Peter Barenboim

The Mouse of Medici and Michelangelo

The sculpture of Lorenzo de Medici by Michelangelo from the Medici Chapel is also known by the name of “The Thinker.” Despite the armour covering his body, Michelangelo’s Lorenzo personifies The Thinker more persuasively than the famous bronze statute by Rodin.

Officially this statue is attributed to Lorenzo de Medici, the Duke of Urbino, who was a military commander, but hardly a thinker. Moreover, he was extremely unpopular in Florence. More probably, the statue was actually attributed by Michelangelo to the grandfather of the Duke of Urbino, — Lorenzo the Magnificent whom the young Michelangelo had considered to be his godfather. The latter indeed was a great thinker, philosopher and poet. It is worth mentioning he was also celebrated as the winner of many a jousting tournament.

Furthermore, Lorenzo the Magnificent was the last banker in the Medici family who formally controlled their European banking network. Most of the Medici money at the time of his rule, however, were spent on public and cultural life of Florence. As a result, Lorenzo’s banking business had gradually declined, while his profusive donations to artists, philosophers and sculptors, including Michelangelo Buonarroti, largely contributed to his fame and won him the title of “Magnificent.”

The marble Lorenzo is holding under his left elbow a small box with a murine head, either looking out from it or serving as an ornament (some still argue it is a bat’s head). Michelangelo’s pupil Ascanio Condivi, in his Michelangelo biography book, says the sculptor wanted to use a block of marble for carving a mouse as a symbol of the time devouring us.

More frequently, this box is regarded as a money box. This assumption commands a special attention as a money box would be the most appropriate attribute for Lorenzo the Magnificent as a banker, while hardly being suitable for his grandson — also Lorenzo — who died early and was infamous for his notoriously bad rule of Florence. Lorenzo Junior never had anything to do with banking nor was he ever remembered for his charity exploits.

Or maybe a money box could serve to ascertain the statue was dedicated to Lorenzo the Magnificent rather than to his lackluster grandson. Famous art expert John Pope-Hennesy, in his book entitled “The Italian Renaissance & Baroque Sculpture”, makes a very important point. He writes, “It is often difficult to trace the thoughts and motives of a great artist, and at first sight it appears strange that in 1534 Michelangelo should have looked at the great statues strewn about the Chapel floor for the last time, and then had been for 30 years persistently refusing not only to place them in position, but even to explain how he intended to do it. His motive, however, becomes much clearer when we examine the individual sculptures.”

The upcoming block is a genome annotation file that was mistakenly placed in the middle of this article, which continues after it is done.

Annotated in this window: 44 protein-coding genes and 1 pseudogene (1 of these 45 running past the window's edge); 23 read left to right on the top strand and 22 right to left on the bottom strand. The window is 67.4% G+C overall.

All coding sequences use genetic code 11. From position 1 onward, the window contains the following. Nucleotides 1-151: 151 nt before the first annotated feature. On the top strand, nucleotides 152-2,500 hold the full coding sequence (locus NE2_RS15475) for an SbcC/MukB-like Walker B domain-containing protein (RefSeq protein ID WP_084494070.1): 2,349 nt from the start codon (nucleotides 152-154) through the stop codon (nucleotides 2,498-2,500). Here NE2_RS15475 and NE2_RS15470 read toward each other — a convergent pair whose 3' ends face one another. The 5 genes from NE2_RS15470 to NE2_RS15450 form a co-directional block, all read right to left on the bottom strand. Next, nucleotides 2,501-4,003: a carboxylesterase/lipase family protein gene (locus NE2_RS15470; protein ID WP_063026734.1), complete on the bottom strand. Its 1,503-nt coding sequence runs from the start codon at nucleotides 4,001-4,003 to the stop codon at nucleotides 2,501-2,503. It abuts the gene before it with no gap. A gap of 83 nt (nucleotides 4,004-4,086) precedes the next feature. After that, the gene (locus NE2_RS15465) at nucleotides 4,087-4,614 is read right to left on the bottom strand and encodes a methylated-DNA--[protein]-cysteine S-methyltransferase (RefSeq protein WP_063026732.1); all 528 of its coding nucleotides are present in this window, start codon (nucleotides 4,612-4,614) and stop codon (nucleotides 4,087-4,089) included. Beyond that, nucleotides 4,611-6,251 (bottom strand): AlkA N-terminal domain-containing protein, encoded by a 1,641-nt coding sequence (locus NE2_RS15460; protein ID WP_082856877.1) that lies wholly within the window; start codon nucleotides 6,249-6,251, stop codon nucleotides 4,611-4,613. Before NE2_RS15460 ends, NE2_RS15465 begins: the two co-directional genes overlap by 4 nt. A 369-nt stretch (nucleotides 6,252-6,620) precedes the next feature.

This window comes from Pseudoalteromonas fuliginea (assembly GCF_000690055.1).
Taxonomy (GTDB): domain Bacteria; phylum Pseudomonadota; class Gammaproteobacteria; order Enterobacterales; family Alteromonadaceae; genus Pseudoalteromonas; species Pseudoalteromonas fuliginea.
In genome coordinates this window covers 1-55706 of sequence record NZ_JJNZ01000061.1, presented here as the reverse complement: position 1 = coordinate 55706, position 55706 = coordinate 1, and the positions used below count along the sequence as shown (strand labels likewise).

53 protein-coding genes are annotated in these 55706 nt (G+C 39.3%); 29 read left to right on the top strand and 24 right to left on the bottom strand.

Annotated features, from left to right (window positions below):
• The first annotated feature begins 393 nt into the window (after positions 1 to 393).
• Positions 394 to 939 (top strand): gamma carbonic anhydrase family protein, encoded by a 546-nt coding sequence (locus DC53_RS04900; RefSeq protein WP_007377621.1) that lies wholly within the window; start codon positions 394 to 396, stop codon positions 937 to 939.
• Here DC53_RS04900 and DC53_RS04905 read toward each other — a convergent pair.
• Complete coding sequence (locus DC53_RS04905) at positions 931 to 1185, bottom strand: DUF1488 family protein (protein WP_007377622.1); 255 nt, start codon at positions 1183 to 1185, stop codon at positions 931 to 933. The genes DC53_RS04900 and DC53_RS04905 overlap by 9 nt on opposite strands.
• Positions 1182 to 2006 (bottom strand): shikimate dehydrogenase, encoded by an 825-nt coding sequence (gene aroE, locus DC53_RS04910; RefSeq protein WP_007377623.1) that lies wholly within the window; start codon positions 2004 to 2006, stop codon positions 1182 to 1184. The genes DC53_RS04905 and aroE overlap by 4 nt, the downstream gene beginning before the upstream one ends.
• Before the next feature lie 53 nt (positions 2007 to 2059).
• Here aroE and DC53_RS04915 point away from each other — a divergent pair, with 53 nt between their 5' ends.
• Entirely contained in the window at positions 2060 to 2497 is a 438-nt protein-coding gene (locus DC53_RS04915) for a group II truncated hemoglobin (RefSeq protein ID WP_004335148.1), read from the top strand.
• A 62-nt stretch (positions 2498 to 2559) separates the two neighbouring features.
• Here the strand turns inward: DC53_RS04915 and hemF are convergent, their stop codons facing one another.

But how can one prove that the box under the statue’s elbow is related to money? What does a mouse have to do with it? A clue can be unexpectedly found in the Orient.

We will not take the risk of stating that — based on some of its features — the statue of Lorenzo resembles Indian statuettes depicting Hindu deities and gods. Several scholars have already noted its distinctions from the European tradition of sepulchral sculpture existing before Michelangelo. However, in doing so, they usually attributed it to the great sculptor's innovative approach. We will now try focusing on the murine image directly associated with the image of Hindu and Buddhist God Ganesh who is usually depicted with an elephantine head. Ganesh is the god of wisdom and success. The mouse serves as his symbolic vehicle. It is usually depicted under his arm or foot, or (in considerably larger-than-life proportions) as Ganesh's carrier. Sometimes, Ganesh holds a pot of jewels (ratna kumbha) in his hand. We also found some statuettes of Ganesh where this pot of jewels was offered by a mouse.

Throughout our stay in Nepal, where the mixed Hindu-Buddhist tradition has been preserved in the same form it had existed at the Hindustan peninsula fifteen hundred years ago, we discovered that, according to the generally accepted belief, Ganesh’s mouse merges with and plays the same role as the mongoose, usually depicted under the hand of God Kubera, the god of wealth and prosperity (his Buddhist name being Jambhala). Both animals are depicted disgorging precious stones, thereby symbolizing the creator of affluence. Such images may be found on traditional Buddhist thangkas — the icons painted on paper or silk. During our conversation with former Buddhist monk Lama Tsonamgel (now he owns the famous workshop in Kathmandu, the capital of Nepal, where thangkas are produced, we discovered that the image of Ganesh’s mouse as a symbol of the producer of wealth is very similar, or even identical, to the mongoose of Kubera, the god of wealth and prosperity. On many thangkas the mongoose of Kubera (Jambhala) resembles the mouse of Ganesh, and both are depicted disgorging precious stones. Lama Tsonamgel explained to us that this tradition exists both in Nepal and Tibet.